“The prisoners work on the farms and the poultry,” says a deputy superintendent at Cherlapally open prison who asked to remain anonymous. “They learn new techniques of cultivation which will enable and prepare them for livelihood after their release.” The Telangana State Prisons Department even set up an outlet called “My Nation” in the recently held All India Industrial Exhibition at Hyderabad. The outlet sold articles such as bedsheets, towels, doormats, steel cupboards, stools, and cleaning and bakery products made by the prisoners, all of whom were paid for the work.

Smita Chakraborty founded the prison reform organization Prison Aid and Action Research (PAAR) in 2018 after more than a decade of working with incarcerated people. Perhaps more than anyone else, she has pioneered the concept of open prisons throughout India. “If they can think of a parole system,” she says, “they can think of an open prison system, too.”

This advocacy has been successful, and India’s share of open prisons is growing. In 2017 the country’s Supreme Court ordered the central government to arrange discussions with authorities across India to build more open prisons. Since the ruling, 30 new open prisons have been established throughout the country.

A prisoner at Sanganer open prison with his son. Credit: PAAR

Chakraborty points out that fewer than one percent of those in India’s open prisons are habitual offenders, and the vast majority are nonviolent and pose little threat to society. What’s more, hardly anyone “escapes” from an open prison. The trust-based model appears to foster a meaningful level of mutual respect between the state and those under its supervision.

If anything, the open prison model has been criticized for being too conservative, particularly in regards to which prisoners it will accept. What some critics see as unnecessarily strict eligibility criteria mean that many prisoners who likely pose no threat remain stuck in closed prisons. As of 2021, India had the capacity to house 6,213 people in its open prisons, but only 3,075 were residing there.

If solving this problem lacks urgency, that may be because of the public’s relative indifference to the plight of prisoners, who are often viewed as socially irredeemable. But as open prisons become an increasingly visible part of India’s justice landscape, that may change. “There is a possibility that this concept could emerge as one of the major reforms of the 21st century,” says Ajit Singh, ex-director general of prisons in Rajasthan.

The post India’s ‘Open Prisons’ Are a Marvel of Trust-Based Incarceration appeared first on Reasons to be Cheerful.

The Families of People Killed by Police Are Taking Matters Into Their Own Hands

Published by Anonymous (not verified) on Thu, 03/03/2022 - 8:30pm in

The Families of People Killed by Police Are Taking Matters Into Their Own Hands

‘Almost none of us have got justice. The first was Sarah Everard’, said Marcia Rigg, who is part of a new campaign to secure justice for people killed in police custody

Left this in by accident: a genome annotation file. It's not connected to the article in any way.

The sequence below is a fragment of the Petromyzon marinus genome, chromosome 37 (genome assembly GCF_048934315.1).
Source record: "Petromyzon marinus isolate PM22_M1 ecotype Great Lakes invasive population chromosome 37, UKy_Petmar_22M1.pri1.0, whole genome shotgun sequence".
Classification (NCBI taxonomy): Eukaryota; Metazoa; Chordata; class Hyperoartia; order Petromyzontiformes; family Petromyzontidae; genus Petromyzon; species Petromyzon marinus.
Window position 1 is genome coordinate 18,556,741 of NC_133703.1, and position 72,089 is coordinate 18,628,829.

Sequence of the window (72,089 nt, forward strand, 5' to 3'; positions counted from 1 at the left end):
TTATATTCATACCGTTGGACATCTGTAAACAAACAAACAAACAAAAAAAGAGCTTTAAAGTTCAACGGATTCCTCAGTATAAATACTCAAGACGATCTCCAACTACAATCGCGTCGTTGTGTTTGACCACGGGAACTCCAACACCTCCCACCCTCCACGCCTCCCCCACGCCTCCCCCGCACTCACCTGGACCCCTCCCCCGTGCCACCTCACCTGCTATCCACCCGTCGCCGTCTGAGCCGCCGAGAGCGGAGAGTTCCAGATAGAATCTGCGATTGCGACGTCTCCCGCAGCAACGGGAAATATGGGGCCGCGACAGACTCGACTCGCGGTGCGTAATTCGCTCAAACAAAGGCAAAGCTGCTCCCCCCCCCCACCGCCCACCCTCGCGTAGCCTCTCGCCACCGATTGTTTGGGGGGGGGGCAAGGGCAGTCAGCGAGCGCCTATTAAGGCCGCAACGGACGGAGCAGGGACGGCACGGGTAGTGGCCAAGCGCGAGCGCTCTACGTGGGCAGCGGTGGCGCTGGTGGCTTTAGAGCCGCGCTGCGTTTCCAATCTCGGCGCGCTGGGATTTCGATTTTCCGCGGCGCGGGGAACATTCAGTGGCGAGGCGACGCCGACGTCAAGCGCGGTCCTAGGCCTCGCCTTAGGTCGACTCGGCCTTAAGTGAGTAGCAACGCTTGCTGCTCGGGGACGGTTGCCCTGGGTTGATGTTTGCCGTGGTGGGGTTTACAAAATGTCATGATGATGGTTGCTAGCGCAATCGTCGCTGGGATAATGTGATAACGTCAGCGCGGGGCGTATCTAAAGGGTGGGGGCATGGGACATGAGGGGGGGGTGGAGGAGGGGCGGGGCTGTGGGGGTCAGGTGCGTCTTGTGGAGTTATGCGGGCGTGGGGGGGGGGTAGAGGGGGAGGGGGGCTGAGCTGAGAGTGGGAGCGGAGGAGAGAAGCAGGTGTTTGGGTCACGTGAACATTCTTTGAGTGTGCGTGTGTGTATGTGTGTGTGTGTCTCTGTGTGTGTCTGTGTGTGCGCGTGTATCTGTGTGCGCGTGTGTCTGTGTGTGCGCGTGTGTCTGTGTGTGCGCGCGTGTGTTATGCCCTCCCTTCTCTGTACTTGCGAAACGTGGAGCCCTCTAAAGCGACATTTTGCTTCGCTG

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This week marks a grim anniversary: one year since the murder of Sarah Everard. The killing by a serving policeman, PC Wayne Couzens, shook the country. But for the families of others that have died at the hands of the police, it was exceptional for another reason: it is one of the few times in England’s history that a policeman has been sentenced for killing a member of the public. 

Christopher Alder was an ex-British Army paratrooper, training to become a computer programmer. He had served in the Falklands War and was commended for his work in Northern Ireland. He served the state, and was killed by it, dying in police custody at Queen’s Gardens Police Station, Hull, in 1998. 

After being assaulted outside a nightclub, he was taken to hospital, where his behaviour became unstable, potentially as a result of his head injury. He was dragged into police custody, unconscious and handcuffed. 

CCTV footage showed officers making monkey noises at the young black man. These officers would later argue – successfully – they were only laughing. Then they realised he wasn’t breathing. 

The post mortem indicated that the head injury alone would not have killed him, and a coroner’s jury in 2000 returned a verdict that Alder was unlawfully killed. Five officers went on trial in 2002. But all were acquitted. 

A 2006 IPCC report found that four of the officers in the custody suite when Alder died were guilty of “unwitting racism” and the “most serious neglect of duty”. Five years later, the Government formally apologised to Alder’s family in the European Court of Human Rights. And yet after all these years, no one has been brought to justice.

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At least 1,300 stories

Christopher’s story is sadly one of many. Since his death in 1998, more than 1,300 people have died while under the apparent ‘care’ of the police in England and Wales, according to figures compiled by the charity Inquest. 

These were all people, with families, futures and lives. Yet they are at risk of becoming just a set of statistics, as we become immune to their deaths. 

“They’ve fallen by the wayside. We see a pattern. Our families have been dismissed and ignored,” Janet Alder, Christopher’s sister, told Byline Times

The victims are, with depressing predictability, disproportionately young and black. Examples of the officers involved going to court are, it would seem, disproportionately rare compared to the numbers of deaths.

The families of those killed in custody have dedicated years of their lives fighting for justice. Many are traumatised, with their trauma compounded by their treatment at the hands of the state.